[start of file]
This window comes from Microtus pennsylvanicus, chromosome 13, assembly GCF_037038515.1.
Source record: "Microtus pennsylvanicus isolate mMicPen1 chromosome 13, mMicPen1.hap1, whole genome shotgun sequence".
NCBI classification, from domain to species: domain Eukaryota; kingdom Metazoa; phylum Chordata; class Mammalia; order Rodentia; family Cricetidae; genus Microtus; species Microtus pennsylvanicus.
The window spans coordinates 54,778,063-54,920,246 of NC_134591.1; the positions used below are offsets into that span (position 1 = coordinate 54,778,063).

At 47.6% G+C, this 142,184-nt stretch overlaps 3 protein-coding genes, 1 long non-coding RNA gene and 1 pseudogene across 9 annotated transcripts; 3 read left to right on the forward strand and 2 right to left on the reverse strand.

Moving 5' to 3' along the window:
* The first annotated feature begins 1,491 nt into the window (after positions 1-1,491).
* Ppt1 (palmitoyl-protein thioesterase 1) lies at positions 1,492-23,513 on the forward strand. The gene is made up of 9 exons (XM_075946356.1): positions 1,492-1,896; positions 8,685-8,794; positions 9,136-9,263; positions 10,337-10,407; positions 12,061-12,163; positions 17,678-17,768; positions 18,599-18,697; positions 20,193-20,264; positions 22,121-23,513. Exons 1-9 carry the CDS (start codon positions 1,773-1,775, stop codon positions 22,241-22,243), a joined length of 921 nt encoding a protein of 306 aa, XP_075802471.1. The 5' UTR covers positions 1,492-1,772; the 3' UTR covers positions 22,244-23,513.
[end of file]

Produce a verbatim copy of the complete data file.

This window comes from Microtus pennsylvanicus, chromosome 13, assembly GCF_037038515.1.
Source record: "Microtus pennsylvanicus isolate mMicPen1 chromosome 13, mMicPen1.hap1, whole genome shotgun sequence".
NCBI classification, from domain to species: domain Eukaryota; kingdom Metazoa; phylum Chordata; class Mammalia; order Rodentia; family Cricetidae; genus Microtus; species Microtus pennsylvanicus.
The window spans coordinates 54,778,063-54,920,246 of NC_134591.1; the positions used below are offsets into that span (position 1 = coordinate 54,778,063).

At 47.6% G+C, this 142,184-nt stretch overlaps 3 protein-coding genes, 1 long non-coding RNA gene and 1 pseudogene across 9 annotated transcripts; 3 read left to right on the forward strand and 2 right to left on the reverse strand.

Moving 5' to 3' along the window:
* The first annotated feature begins 1,491 nt into the window (after positions 1-1,491).
* Ppt1 (palmitoyl-protein thioesterase 1) lies at positions 1,492-23,513 on the forward strand. The gene is made up of 9 exons (XM_075946356.1): positions 1,492-1,896; positions 8,685-8,794; positions 9,136-9,263; positions 10,337-10,407; positions 12,061-12,163; positions 17,678-17,768; positions 18,599-18,697; positions 20,193-20,264; positions 22,121-23,513. Exons 1-9 carry the CDS (start codon positions 1,773-1,775, stop codon positions 22,241-22,243), a joined length of 921 nt encoding a protein of 306 aa, XP_075802471.1. The 5' UTR covers positions 1,492-1,772; the 3' UTR covers positions 22,244-23,513.